A few days ago I visited the monastery of Rača close to the border town of Bajina Bašta in western Serbia. The monastery lies at the edge of the Tara National Park that stretches south west from just beyond the town to the River Drina and the border of Bosnia-Herzegovina. The day was quintessentially autumnal, with a slight chill in the air, the sky flecked with stray cumulus, the leaves of the beech and hornbeam forest that cloaked the steep hillsides transformed to a palette of precious metals – gold, bronze, copper.
From the monastery I took the signed path that lead through forest to the spring of Ladjevac. A thirty-minute walk, the sign said, but perhaps because I was stopping frequently to take photographs, or I was just slow, it took longer. The path was difficult underfoot in places too – washed away by small landslides at a couple of points to leave treacherous grey mud of great viscosity that was tricky to navigate. The track was almost deserted – I saw only two other walkers there and back – but in summer this would have been a far busier place as energetic day trippers and monastery visitors would beat their way through the woods to the spring that has numerous health claims attributed to its water.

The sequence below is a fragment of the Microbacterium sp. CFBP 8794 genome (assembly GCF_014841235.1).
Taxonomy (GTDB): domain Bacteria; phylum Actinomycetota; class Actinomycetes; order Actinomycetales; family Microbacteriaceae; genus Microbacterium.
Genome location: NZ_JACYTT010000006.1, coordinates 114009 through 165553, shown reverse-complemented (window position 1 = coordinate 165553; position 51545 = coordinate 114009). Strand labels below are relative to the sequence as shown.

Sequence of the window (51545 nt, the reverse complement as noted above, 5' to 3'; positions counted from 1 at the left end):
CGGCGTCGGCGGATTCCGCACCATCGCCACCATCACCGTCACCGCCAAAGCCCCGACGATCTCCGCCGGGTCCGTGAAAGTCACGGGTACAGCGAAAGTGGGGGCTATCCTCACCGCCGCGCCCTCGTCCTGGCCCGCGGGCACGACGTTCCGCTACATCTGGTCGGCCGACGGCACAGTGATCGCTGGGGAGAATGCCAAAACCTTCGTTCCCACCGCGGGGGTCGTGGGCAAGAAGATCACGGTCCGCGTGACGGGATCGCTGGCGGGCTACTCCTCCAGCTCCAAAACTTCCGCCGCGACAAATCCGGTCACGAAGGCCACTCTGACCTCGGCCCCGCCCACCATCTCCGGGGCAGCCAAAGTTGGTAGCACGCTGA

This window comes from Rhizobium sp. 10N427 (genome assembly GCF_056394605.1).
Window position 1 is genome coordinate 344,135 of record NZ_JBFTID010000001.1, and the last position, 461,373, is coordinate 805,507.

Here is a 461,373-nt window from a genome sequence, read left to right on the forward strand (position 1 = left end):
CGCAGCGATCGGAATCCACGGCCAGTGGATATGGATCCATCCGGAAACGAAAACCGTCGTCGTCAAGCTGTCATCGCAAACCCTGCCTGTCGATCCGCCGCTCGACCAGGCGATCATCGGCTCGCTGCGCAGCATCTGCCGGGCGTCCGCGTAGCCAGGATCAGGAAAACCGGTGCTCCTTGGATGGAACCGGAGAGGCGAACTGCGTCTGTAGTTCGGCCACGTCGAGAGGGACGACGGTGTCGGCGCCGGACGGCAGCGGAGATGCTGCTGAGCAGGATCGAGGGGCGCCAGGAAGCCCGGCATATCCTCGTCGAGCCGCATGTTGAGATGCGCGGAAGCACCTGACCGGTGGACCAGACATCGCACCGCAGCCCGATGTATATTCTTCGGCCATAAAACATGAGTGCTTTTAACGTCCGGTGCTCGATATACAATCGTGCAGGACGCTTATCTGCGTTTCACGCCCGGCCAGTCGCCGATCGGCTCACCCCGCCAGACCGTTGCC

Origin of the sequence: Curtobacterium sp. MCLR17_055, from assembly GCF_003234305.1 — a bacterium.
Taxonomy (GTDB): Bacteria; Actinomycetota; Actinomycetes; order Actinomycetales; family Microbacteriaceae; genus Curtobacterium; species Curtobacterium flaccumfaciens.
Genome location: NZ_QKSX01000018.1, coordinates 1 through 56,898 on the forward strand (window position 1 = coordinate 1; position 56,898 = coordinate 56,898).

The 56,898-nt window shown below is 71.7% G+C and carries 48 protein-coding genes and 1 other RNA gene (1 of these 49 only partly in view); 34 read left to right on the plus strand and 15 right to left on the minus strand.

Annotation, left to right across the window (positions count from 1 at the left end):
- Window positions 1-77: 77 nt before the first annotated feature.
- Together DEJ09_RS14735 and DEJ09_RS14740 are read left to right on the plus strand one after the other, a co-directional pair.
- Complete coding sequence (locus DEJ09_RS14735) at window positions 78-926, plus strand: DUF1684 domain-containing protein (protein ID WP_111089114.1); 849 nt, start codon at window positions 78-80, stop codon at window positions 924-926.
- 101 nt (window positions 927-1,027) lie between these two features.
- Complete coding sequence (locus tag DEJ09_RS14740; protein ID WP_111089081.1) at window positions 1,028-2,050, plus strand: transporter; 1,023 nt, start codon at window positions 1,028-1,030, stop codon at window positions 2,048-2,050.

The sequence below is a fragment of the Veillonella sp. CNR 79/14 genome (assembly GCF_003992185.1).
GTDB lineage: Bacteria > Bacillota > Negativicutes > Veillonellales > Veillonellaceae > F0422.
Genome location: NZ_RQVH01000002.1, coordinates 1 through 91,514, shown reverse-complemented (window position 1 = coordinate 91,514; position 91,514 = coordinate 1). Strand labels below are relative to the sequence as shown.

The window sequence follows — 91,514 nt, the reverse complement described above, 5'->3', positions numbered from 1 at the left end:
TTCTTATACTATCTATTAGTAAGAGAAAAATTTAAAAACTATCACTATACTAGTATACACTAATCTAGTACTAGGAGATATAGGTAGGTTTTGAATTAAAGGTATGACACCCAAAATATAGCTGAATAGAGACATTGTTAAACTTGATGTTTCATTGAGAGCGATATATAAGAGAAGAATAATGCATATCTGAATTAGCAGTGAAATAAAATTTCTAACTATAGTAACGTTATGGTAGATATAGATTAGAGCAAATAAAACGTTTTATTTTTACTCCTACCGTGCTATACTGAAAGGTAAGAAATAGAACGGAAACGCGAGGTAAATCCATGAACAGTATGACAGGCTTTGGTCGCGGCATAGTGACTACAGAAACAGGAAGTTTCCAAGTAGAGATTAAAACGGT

The visitors were well catered for as the route was punctuated with picnics spots with trestle tables. But now, out of season in the chill of autumn, no one was using them and the tables and seats had acquired an accretion of fallen hornbeam leaves on each horizontal surface. It was a still day but it seemed remarkable that the fallen leaves had not been blown away by wind or washed off with rain – they lay where they fell, the woodland furniture gently breaking their fall on their inevitable journey to the ground.
What struck me strongly was how considered it all looked, as if some unnamed landscape artist had patiently glued each leaf in place to create a work of art. But no, this was happenstance, a serendipitous confluence of meteorology and season. Man may be the craftsman, the carver of wood, but sometimes it is nature that is the artist. Humankind creates; nature embellishes.